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Comparison of Outpatient Medically Attended and Community Level Influenza-like Illness – New York City, 2013-2015.

Comparison of Outpatient Medically Attended and Community Level Influenza-like Illness – New York City, 2013-2015.
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Russell KE, Fowlkes A, Stockwell MS, Vargas CY, Saiman L, Larson EL, LaRussa P, Di Lonardo S, Popowich M, St George K, Steffens A, Reed C,


Russell KE, Fowlkes A, Stockwell MS, Vargas CY, Saiman L, Larson EL, LaRussa P, Di Lonardo S, Popowich M, St George K, Steffens A, Reed C, (click to view)

Russell KE, Fowlkes A, Stockwell MS, Vargas CY, Saiman L, Larson EL, LaRussa P, Di Lonardo S, Popowich M, St George K, Steffens A, Reed C,

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Influenza and other respiratory viruses 2018 01 19() doi 10.1111/irv.12540
Abstract
BACKGROUND
Surveillance of influenza-like illness (ILI) in the United States is primarily conducted through medical settings despite a significant burden of non-medically attended ILI.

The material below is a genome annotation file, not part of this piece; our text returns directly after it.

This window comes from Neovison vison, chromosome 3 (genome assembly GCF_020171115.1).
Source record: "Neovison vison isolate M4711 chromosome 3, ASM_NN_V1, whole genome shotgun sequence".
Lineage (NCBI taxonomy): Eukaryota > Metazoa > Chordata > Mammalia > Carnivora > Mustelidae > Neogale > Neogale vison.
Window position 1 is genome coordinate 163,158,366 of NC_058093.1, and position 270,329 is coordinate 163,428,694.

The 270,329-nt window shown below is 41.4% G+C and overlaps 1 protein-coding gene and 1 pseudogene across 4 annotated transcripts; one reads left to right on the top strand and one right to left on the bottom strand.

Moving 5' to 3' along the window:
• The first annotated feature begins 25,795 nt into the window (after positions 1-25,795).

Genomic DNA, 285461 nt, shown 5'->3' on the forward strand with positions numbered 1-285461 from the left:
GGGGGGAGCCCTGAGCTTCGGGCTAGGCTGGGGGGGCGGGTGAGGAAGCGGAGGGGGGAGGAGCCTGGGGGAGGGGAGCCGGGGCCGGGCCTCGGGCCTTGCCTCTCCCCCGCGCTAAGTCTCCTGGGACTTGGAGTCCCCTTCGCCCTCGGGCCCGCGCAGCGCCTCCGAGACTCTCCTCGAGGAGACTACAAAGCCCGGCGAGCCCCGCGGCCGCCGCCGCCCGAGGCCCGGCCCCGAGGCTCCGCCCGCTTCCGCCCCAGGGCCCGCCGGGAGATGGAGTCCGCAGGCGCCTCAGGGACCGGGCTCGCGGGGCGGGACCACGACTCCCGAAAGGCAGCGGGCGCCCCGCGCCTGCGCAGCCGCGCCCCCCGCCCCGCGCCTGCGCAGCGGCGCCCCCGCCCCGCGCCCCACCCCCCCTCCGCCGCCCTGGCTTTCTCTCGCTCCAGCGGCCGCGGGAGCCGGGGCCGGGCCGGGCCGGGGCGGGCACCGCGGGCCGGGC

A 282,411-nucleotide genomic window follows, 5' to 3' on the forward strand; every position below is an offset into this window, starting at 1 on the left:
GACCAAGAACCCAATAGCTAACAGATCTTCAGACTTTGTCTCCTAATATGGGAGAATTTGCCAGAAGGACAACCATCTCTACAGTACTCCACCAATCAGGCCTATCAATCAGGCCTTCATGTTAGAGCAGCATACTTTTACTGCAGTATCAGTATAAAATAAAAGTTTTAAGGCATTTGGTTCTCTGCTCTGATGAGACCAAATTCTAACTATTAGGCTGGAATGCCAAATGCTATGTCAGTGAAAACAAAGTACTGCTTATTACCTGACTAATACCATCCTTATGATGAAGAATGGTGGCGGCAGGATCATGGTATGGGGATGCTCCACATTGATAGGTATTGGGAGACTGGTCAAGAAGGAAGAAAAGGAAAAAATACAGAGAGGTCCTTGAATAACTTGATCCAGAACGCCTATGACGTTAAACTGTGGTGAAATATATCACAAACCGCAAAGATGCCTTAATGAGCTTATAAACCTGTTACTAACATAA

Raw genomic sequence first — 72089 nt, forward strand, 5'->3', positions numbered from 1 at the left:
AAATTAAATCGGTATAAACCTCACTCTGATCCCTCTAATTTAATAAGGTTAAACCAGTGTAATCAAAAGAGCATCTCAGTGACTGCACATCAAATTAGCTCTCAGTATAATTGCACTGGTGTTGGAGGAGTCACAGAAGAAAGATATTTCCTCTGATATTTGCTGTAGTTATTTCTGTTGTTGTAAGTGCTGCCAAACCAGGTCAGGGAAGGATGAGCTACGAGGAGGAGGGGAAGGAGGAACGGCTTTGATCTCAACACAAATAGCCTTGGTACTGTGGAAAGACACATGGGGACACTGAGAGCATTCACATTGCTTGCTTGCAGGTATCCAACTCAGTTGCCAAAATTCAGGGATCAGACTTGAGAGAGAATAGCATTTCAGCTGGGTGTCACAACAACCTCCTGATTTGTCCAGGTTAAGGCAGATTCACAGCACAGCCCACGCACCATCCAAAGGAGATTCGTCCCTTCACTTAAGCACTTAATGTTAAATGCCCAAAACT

OBJECTIVES
To assess consistency between surveillance for respiratory viruses in outpatient and community settings using ILI surveillance from the Centers for Disease Control and Prevention Influenza Incidence Surveillance Project (IISP) and the Mobile Surveillance for Acute Respiratory Infections (ARI) and Influenza-Like Illness in the Community (MoSAIC) Study.

METHODS
IISP conducts ILI surveillance in 3 primary care clinics in New York City, and MoSAIC conducts community-based ILI/ARI surveillance through text messaging among a cohort of New York City residents. Both systems obtain respiratory specimens from participants with ILI/ARI and test for multiple pathogens. We conducted a retrospective review of ILI cases in IISP and MoSAIC from January 2013 – May 2015 with descriptive analyses of clinical and laboratory data.

RESULTS
Five-hundred twelve MoSAIC and 669 IISP participants met an ILI criteria (fever with cough or sore throat) and were included. Forty percent of MoSAIC participants sought care; the majority primary care. Pathogens were detected in 63% of MoSAIC and 70% of IISP cases. The relative distribution of influenza and other respiratory viruses detected were similar; however, there were statistically significant differences in the frequency that were not explained by care-seeking.

CONCLUSIONS
Outpatient and community-based surveillance in the one found similar timing and relative distribution of respiratory viruses, but community surveillance in a single neighborhood may not fully capture the variations in ILI etiology that occur more broadly. This article is protected by copyright. All rights reserved.

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